Since December of 2009, Browns fans have continually asked for team president Mike Holmgren to get more involved. Whether it be as a coach acting as a member of the front office, or as the head coach, himself, fans wanted him to be “all in”.
And while it might not have been in his job description, Holmgren is now realizing that winning a Super Bowl at a previous stop is not reason enough for fans to accept a long, painful rebuilding process.
“I understand that, and it’s a taken me a little bit of time to understand that,” Holmgren told Kiley and Booms as he joined them in studio on Friday morning. Could I have done a couple things differently? Perhaps.”
He came into Cleveland with the idea that he would align a coach with the team that could do everything that he did as a coach, while staying out of the way in the process.
“Going through that as a coach, having the president going through your room, I didn’t like it,” Holmgren said. “There is a learning curve in this job, there’s no doubt about it.”
Now entering his third season with the franchise, Holmgren has taken advice from those closest to him and decided that his input is need now more than ever.
“They don’t have a choice,” Holmgren said, laughingly, when asked if the Browns coaches are willing to listen to his advice. “I’m going to be more involved. I’m going to be more proactive. I don’t go in there and bang the table, but I will say ‘hey, think about this’. If I can help, I’m going to help”
Following a 4-12 season in which Pat Shurmur was heavily criticized by fans and media alike both in how he managed games and how he approached the roster, Holmgren realized even more that stepping in might be somewhat of a necessity.
“I think last year with Pat, there are situations there that he will absolutely not do again,” Holmgren said. “You saw it. I saw it. Everyone that cares about football saw it.”
The struggles were evident, and still fans remain uncertain as to how much improvement anyone can expect from a roster that widely viewed as one of the least talented in the entire NFL.
“You live through the bumps, the hard times, the pain of it all,” Holmgren says. “It’s going to change.”
And change is something this franchise has become all too familiar with, except the kind that comes with on-field performance, although, Holmgren remains convinced, at least in speaking to the fans, that the worst has passed.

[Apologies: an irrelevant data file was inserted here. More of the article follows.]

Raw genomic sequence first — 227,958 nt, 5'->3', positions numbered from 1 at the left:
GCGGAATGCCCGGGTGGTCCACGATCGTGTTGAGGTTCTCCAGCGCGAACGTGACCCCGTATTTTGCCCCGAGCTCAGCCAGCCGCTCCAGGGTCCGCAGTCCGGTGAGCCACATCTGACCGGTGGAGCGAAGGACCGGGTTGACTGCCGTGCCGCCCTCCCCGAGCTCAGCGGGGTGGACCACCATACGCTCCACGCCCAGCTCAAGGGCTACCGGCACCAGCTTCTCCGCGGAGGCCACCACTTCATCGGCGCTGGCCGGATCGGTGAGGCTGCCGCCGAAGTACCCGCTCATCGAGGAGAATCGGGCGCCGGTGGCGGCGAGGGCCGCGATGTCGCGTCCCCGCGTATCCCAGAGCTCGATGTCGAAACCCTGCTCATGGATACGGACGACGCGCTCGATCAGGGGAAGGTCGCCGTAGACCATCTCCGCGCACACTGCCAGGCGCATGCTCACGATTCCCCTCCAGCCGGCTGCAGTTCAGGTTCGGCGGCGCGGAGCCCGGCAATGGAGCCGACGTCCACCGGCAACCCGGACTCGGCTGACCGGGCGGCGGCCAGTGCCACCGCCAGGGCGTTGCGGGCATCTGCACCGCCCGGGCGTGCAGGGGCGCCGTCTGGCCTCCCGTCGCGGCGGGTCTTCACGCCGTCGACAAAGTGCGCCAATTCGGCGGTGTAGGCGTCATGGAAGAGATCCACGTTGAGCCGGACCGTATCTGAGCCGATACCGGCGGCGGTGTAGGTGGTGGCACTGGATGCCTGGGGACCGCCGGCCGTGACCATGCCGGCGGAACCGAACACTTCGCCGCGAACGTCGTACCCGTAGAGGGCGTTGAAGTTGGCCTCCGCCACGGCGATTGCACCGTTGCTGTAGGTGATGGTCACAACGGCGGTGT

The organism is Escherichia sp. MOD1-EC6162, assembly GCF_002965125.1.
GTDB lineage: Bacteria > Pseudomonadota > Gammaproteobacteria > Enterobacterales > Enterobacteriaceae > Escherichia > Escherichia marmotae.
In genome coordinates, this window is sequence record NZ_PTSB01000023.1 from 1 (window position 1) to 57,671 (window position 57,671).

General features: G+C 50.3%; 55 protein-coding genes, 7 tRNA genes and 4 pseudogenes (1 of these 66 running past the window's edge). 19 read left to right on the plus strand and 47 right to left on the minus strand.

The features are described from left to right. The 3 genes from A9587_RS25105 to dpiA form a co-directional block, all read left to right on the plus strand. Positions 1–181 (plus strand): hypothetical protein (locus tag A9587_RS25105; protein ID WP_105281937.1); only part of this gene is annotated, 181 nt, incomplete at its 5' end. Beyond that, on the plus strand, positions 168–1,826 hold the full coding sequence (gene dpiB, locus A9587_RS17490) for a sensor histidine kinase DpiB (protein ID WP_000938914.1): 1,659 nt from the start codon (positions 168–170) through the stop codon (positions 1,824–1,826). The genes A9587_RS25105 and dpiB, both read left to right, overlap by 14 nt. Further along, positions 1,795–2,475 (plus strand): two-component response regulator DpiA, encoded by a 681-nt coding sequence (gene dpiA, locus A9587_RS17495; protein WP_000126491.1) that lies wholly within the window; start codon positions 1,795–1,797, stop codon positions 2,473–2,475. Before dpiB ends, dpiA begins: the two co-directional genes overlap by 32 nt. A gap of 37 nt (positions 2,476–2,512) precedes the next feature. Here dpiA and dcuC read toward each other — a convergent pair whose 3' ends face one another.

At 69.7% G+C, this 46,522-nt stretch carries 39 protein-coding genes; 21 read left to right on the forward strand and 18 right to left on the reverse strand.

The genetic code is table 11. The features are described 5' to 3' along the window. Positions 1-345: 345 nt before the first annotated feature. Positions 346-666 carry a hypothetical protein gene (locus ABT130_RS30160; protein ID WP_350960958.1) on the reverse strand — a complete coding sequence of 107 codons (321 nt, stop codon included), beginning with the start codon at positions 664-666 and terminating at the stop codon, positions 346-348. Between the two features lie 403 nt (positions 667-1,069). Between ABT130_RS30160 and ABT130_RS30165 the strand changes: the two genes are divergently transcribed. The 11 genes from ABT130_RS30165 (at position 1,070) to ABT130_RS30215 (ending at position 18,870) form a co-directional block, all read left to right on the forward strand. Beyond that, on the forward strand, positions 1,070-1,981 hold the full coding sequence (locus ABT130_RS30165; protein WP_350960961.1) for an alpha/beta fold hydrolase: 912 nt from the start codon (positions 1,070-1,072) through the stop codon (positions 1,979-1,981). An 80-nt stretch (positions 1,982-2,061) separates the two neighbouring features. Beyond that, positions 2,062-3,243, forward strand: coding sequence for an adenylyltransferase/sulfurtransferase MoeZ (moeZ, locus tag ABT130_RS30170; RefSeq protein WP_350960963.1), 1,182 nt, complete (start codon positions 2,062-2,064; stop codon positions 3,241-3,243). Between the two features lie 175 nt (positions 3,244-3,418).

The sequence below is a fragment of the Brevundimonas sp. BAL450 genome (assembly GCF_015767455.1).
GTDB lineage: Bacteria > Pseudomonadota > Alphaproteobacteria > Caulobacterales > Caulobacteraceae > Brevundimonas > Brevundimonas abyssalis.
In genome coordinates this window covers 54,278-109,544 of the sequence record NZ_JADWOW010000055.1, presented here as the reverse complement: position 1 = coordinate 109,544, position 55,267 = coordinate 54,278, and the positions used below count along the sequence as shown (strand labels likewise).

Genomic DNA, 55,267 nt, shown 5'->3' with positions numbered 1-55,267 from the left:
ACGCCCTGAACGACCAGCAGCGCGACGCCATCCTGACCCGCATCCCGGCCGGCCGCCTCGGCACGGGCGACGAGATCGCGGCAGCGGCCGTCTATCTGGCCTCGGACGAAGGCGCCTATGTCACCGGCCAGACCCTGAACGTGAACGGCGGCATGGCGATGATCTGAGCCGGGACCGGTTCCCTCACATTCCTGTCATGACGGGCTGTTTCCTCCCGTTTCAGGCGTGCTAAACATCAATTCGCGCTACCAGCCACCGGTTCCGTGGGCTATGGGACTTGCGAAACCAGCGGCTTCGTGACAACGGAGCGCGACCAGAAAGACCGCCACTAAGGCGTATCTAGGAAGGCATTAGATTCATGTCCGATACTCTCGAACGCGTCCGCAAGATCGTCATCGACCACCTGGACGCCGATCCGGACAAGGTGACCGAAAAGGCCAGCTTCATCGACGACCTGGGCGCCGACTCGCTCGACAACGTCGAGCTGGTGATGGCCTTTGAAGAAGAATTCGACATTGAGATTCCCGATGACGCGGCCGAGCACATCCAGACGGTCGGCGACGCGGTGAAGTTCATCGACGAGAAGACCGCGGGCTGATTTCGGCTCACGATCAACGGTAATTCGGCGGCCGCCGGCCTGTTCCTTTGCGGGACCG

“I expect a big jump this year and not lose games like last year,” he said. “We’re a more talented football team than we were last year, particularly on the offensive side of the ball.”
The main two reasons for optimism, obviously, include first round draft picks Trent Richardson and Brandon Weeden. Throw in a seemingly physically-transformed Greg Little and a finally healthy Mohamed Massaquoi, and the offense can’t help but improve on its 13.6 points/game from a year ago.
“Guys like Little, guys like Mo, I think they’re better than what they’ve shown,” Holmgren said. “We have not gotten them the ball. The offense we run, it’s more route running and position than out and out speed.”
The ever-popular controversy at the quarterback position has been become the center of attention and while Holmgren and the organization look as though they are totally committed to Weeden, they haven’t ignored the need for help at the wide receiver position, an area the team didn’t plan to ignore in free agency.
“We were in the hunt on a couple of wide receivers,” Holmgren said. “We just got outbid, just flat-out outbid…by a lot”
But Holmgren knows there’s not just one position that will get this team over the hump, despite the additions made in the draft and through free agency. He remains adamant that this organization is sticking with a plan.
“Philosophically, what we’re trying to do is build a team through the draft, and then spend our money wisely,” he said. “We’re building it that way. In Green Bay and Seattle it took five years to get to the Super Bowl.”
The obvious difference in those situations was that Holmgren was the head coach, the man calling the shots, not overseeing the whole operation like he is now. But he won’t give you the impression that he feels any different about the direction he intends to lead this franchise in, even if Shurmur is wearing the headset.
“He’s going to be fine,” Holmgren said. “I told them (coaches) don’t get your feathers ruffled. No one is going to give you the run around to get to me. It’s just keeping a group together, keeping the coach with them, keeping the system.”
So while he feels comfortable enough to at least sell the fan base that results are on their way and change is coming, the Browns are certainly hoping that change is a different “change” than everyone is used to, a transformation on the field.
“I’m a football coach, I’m a teacher,” Holmgren said. “I’m not a superstar.”
Unfortunately for Holmgren, he has been viewed as the superstar ever since coming in ’09. The end product of that has, still, yet to be seen.